Here’s a look at some of the books the kids and I have been enjoying lately! This isn’t everything I’ve read in the last month or so, and it’s certainly not every single picture book we’ve read recently, but I wanted to share a few favorites.
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I’ve loved the Risen Motherhood podcast for a few years (okay, basically since becoming a mom), and I actually read this book back at the beginning of 2020 when I was super duper pregnant with my son. They released the gorgeous (seriously, look at it) deluxe edition last year with bonus chapters added, and I knew I’d want a copy. I worked my way through a chapter here and there in the mornings and savored it because it’s just lovely all the way from the truth in the words to the floral artwork and linen cover.
“Chunky biographies” is not my typical reading genre, but it’s one I wanted to challenge myself to try this year. I started by picking up this one on Queen Elizabeth II since I’ve been watching through The Crown on Netflix and was feeling like I wanted to read about her in a way that wasn’t written for tv and wasn’t focused on the drama. I loved this so much. I’m so inspired by the Queen’s life of faith, duty, and service to her subjects. I know the far more popular royal family book at the moment is Prince Harry’s memoir, but I can’t say I intend to read it. I thought this article from The Gospel Coalition had an insightful take on the topic.
This is the only fiction book I’ve read so far this year. It’s second to My Name is Lucy Barton in a loosely-tied yet well-woven series. I read the first book back in 2021. I hardly remembered that one, which didn’t prove to be an issue. I was expecting this to be a novel like the first, but I didn’t realize until after the first “chapter” that it was actually a short story collection! I love a good book of short stories, and this one was lovely. I’m adding more Elizabeth Strout to my TBR list this year.
I read this book in early January, and it has stuck with me since then. My husband read it too, and we’ve gotten some good discussion out of it. The basic premise is looking at our intake of information kind of like we would the food pyramid. The author argues that certain sources of wisdom or knowledge, like Scripture itself or the church, should fill that larger, foundational bottom chunk of the pyramid, while internet sources and social media should reside up in that “sparingly” category at the top of the pyramid. Sources like books, beauty (art), and nature fill in the middle sections of the pyramid. I will say that the nature chapter felt a little out of place with the rest of the book to me. I think I was expecting the author to really convince me to get out in nature more, but that’s not really the direction it took. Overall though, I thought this was a great read that gave us quite a bit to chew on.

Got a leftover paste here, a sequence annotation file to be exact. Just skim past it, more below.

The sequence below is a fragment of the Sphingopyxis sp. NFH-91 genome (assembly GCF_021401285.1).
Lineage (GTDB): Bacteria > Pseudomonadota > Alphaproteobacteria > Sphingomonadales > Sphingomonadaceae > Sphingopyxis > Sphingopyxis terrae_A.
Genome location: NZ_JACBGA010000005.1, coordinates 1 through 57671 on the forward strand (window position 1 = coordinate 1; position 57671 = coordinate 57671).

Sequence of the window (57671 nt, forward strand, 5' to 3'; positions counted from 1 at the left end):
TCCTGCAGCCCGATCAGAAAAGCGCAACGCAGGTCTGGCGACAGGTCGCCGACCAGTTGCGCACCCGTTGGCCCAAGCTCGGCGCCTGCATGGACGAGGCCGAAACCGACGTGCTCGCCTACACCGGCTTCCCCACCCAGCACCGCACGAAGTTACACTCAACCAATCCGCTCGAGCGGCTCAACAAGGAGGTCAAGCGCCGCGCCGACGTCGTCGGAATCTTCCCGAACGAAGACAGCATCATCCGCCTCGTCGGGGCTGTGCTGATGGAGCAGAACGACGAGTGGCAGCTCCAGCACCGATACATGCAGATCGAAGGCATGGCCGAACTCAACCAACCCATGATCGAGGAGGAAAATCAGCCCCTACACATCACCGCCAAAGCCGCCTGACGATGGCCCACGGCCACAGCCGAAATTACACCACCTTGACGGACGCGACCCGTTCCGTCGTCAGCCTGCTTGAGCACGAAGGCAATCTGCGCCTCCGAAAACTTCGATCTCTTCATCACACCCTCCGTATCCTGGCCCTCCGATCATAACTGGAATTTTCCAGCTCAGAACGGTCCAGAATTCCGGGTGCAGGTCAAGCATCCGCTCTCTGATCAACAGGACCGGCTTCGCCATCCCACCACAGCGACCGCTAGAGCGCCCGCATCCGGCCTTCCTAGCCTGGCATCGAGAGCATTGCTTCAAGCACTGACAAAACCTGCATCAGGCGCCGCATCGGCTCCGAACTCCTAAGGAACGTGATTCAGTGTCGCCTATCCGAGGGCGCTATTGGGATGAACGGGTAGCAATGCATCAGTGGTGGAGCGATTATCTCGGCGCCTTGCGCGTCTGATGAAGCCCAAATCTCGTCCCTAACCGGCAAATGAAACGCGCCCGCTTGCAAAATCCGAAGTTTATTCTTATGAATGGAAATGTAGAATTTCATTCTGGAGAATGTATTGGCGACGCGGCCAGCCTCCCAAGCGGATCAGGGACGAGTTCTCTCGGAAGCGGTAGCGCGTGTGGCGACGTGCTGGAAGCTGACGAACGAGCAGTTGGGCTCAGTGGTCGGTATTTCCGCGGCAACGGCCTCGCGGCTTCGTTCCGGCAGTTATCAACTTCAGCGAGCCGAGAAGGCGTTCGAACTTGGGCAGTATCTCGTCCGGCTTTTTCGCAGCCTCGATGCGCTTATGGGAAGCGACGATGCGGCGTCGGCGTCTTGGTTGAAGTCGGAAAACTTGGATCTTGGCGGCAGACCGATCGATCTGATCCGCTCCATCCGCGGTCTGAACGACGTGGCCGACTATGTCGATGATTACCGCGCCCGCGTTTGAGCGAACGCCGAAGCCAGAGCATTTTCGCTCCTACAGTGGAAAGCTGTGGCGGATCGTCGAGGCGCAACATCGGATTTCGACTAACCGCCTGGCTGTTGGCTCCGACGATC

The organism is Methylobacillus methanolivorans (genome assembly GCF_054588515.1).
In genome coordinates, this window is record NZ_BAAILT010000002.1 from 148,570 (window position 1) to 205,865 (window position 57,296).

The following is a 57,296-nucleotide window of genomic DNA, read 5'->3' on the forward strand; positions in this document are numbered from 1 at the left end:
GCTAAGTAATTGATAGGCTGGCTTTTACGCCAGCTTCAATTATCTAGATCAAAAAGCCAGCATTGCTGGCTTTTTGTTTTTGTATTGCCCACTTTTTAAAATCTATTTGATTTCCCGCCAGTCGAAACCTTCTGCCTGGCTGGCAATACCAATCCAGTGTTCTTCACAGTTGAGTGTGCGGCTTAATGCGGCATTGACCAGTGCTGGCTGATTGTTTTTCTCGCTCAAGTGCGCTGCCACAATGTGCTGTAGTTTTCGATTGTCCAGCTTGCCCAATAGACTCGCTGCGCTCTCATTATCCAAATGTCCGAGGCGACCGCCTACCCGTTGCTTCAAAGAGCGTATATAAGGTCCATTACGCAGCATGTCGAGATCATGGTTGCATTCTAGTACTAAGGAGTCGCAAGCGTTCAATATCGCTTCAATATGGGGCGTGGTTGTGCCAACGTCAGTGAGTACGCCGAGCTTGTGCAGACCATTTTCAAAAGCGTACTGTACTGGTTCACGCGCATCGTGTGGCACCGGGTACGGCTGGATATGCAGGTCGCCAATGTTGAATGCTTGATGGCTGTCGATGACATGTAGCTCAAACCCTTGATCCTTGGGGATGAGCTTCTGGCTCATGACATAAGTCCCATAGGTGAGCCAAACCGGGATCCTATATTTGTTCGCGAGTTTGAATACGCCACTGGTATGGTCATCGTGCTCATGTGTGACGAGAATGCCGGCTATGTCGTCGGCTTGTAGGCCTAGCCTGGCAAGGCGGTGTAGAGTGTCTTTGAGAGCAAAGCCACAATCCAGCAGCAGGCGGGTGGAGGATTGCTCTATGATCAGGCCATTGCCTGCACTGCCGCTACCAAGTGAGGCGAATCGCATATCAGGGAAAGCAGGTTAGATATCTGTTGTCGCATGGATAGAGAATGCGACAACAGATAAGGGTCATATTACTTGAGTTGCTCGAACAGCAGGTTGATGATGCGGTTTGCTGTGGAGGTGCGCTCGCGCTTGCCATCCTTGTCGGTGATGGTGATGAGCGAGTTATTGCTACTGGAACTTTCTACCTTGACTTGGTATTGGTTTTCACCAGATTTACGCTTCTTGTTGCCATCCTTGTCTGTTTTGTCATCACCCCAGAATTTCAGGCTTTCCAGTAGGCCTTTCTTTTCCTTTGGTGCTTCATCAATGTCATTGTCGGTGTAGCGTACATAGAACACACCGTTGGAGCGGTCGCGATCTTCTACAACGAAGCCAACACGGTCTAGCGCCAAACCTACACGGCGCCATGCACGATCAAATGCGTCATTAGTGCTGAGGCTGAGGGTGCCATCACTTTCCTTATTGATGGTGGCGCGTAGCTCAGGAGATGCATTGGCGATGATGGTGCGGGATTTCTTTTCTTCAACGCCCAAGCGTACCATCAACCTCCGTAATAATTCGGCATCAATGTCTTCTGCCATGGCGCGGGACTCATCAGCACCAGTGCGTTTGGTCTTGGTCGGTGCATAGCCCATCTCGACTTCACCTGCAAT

This one was bound to be a hit with our son who loves pigs and pancakes. The library copy has been replaced with his very own copy, a gift for his third birthday, and he finishes all the sentences when we read it to him.
I know it’s a classic, but I was still hesitant when I saw the black and white illustrations, wondering if it would hold my son’s interest. He hasn’t seemed to mind the lack of color, and he loves this sweet story of the bull who would rather smell the flowers than fight.
My son has had a stuffed Pooh, Piglet, and Tigger since before he was born, but when my husband was reminded of an old Winnie the Pooh episode he’d watched as a kid, it sparked a real love for Pooh in this house. This book of stories was a Christmas gift for our little guy, and he loves reading them at bedtime.
Valentine’s Day is not my favorite, but of course we still own a Little Blue Truck book for the occasion! These have been favorites in our home since our son was a baby.
That’s all for now! I hope you’ll pick up a good book soon. ☺️